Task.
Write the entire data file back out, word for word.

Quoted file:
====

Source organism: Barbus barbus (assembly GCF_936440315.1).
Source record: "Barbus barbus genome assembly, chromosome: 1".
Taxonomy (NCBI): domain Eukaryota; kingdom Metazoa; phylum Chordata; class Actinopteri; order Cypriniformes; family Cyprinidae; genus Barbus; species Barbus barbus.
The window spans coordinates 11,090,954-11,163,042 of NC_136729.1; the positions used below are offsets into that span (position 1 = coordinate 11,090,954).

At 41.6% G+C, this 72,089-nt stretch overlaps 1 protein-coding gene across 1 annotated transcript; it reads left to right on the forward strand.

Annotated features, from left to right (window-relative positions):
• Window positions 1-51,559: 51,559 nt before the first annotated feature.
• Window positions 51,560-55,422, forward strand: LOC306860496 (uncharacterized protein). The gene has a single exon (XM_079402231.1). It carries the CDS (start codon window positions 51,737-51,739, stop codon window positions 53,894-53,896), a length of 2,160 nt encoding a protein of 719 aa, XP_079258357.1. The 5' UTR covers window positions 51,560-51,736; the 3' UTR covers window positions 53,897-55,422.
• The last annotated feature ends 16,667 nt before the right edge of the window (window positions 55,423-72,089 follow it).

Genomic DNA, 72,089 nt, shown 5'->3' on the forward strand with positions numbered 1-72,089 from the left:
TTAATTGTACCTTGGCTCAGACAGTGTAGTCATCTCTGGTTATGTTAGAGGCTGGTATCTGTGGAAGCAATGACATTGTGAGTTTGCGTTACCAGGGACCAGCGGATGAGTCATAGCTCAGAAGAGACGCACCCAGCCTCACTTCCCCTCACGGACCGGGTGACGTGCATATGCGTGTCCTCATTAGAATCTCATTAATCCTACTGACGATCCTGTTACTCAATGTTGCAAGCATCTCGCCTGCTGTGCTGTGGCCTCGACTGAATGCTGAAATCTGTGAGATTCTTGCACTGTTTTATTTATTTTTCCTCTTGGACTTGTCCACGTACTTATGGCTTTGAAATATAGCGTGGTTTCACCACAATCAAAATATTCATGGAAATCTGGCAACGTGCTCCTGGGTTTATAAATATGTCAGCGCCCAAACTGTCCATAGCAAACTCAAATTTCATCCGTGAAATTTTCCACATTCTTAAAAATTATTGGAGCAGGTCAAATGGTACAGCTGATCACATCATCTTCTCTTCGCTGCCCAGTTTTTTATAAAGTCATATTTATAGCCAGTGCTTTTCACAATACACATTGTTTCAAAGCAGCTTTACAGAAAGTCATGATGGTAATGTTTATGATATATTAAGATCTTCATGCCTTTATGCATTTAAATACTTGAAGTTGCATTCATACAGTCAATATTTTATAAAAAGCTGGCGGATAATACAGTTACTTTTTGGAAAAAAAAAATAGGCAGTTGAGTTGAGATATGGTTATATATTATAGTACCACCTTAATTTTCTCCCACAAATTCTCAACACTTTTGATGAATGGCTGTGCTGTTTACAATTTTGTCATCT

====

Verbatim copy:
Source organism: Barbus barbus (assembly GCF_936440315.1).
Source record: "Barbus barbus genome assembly, chromosome: 1".
Taxonomy (NCBI): domain Eukaryota; kingdom Metazoa; phylum Chordata; class Actinopteri; order Cypriniformes; family Cyprinidae; genus Barbus; species Barbus barbus.
The window spans coordinates 11,090,954-11,163,042 of NC_136729.1; the positions used below are offsets into that span (position 1 = coordinate 11,090,954).

At 41.6% G+C, this 72,089-nt stretch overlaps 1 protein-coding gene across 1 annotated transcript; it reads left to right on the forward strand.

Annotated features, from left to right (window-relative positions):
• Window positions 1-51,559: 51,559 nt before the first annotated feature.
• Window positions 51,560-55,422, forward strand: LOC306860496 (uncharacterized protein). The gene has a single exon (XM_079402231.1). It carries the CDS (start codon window positions 51,737-51,739, stop codon window positions 53,894-53,896), a length of 2,160 nt encoding a protein of 719 aa, XP_079258357.1. The 5' UTR covers window positions 51,560-51,736; the 3' UTR covers window positions 53,897-55,422.
• The last annotated feature ends 16,667 nt before the right edge of the window (window positions 55,423-72,089 follow it).

Genomic DNA, 72,089 nt, shown 5'->3' on the forward strand with positions numbered 1-72,089 from the left:
TTAATTGTACCTTGGCTCAGACAGTGTAGTCATCTCTGGTTATGTTAGAGGCTGGTATCTGTGGAAGCAATGACATTGTGAGTTTGCGTTACCAGGGACCAGCGGATGAGTCATAGCTCAGAAGAGACGCACCCAGCCTCACTTCCCCTCACGGACCGGGTGACGTGCATATGCGTGTCCTCATTAGAATCTCATTAATCCTACTGACGATCCTGTTACTCAATGTTGCAAGCATCTCGCCTGCTGTGCTGTGGCCTCGACTGAATGCTGAAATCTGTGAGATTCTTGCACTGTTTTATTTATTTTTCCTCTTGGACTTGTCCACGTACTTATGGCTTTGAAATATAGCGTGGTTTCACCACAATCAAAATATTCATGGAAATCTGGCAACGTGCTCCTGGGTTTATAAATATGTCAGCGCCCAAACTGTCCATAGCAAACTCAAATTTCATCCGTGAAATTTTCCACATTCTTAAAAATTATTGGAGCAGGTCAAATGGTACAGCTGATCACATCATCTTCTCTTCGCTGCCCAGTTTTTTATAAAGTCATATTTATAGCCAGTGCTTTTCACAATACACATTGTTTCAAAGCAGCTTTACAGAAAGTCATGATGGTAATGTTTATGATATATTAAGATCTTCATGCCTTTATGCATTTAAATACTTGAAGTTGCATTCATACAGTCAATATTTTATAAAAAGCTGGCGGATAATACAGTTACTTTTTGGAAAAAAAAAATAGGCAGTTGAGTTGAGATATGGTTATATATTATAGTACCACCTTAATTTTCTCCCACAAATTCTCAACACTTTTGATGAATGGCTGTGCTGTTTACAATTTTGTCATCT